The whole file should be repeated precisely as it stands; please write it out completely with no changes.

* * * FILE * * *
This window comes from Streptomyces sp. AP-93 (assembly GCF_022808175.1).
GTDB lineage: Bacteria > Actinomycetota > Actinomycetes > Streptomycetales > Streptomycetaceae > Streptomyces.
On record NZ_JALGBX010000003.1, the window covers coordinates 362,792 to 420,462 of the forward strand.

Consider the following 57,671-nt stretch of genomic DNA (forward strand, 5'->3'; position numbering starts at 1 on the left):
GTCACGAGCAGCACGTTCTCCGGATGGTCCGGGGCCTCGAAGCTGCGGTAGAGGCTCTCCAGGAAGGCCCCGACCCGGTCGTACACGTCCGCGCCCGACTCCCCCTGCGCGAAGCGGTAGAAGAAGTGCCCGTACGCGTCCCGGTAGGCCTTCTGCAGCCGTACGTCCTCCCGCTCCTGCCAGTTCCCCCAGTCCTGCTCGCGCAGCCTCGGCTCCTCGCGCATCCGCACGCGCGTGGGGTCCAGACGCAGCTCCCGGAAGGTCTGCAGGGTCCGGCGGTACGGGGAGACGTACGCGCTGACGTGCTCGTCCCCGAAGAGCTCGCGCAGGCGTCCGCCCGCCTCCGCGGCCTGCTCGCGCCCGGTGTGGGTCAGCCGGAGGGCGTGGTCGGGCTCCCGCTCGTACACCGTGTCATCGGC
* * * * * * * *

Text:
This window comes from Streptomyces sp. AP-93 (assembly GCF_022808175.1).
GTDB lineage: Bacteria > Actinomycetota > Actinomycetes > Streptomycetales > Streptomycetaceae > Streptomyces.
On record NZ_JALGBX010000003.1, the window covers coordinates 362,792 to 420,462 of the forward strand.

Consider the following 57,671-nt stretch of genomic DNA (forward strand, 5'->3'; position numbering starts at 1 on the left):
GTCACGAGCAGCACGTTCTCCGGATGGTCCGGGGCCTCGAAGCTGCGGTAGAGGCTCTCCAGGAAGGCCCCGACCCGGTCGTACACGTCCGCGCCCGACTCCCCCTGCGCGAAGCGGTAGAAGAAGTGCCCGTACGCGTCCCGGTAGGCCTTCTGCAGCCGTACGTCCTCCCGCTCCTGCCAGTTCCCCCAGTCCTGCTCGCGCAGCCTCGGCTCCTCGCGCATCCGCACGCGCGTGGGGTCCAGACGCAGCTCCCGGAAGGTCTGCAGGGTCCGGCGGTACGGGGAGACGTACGCGCTGACGTGCTCGTCCCCGAAGAGCTCGCGCAGGCGTCCGCCCGCCTCCGCGGCCTGCTCGCGCCCGGTGTGGGTCAGCCGGAGGGCGTGGTCGGGCTCCCGCTCGTACACCGTGTCATCGGC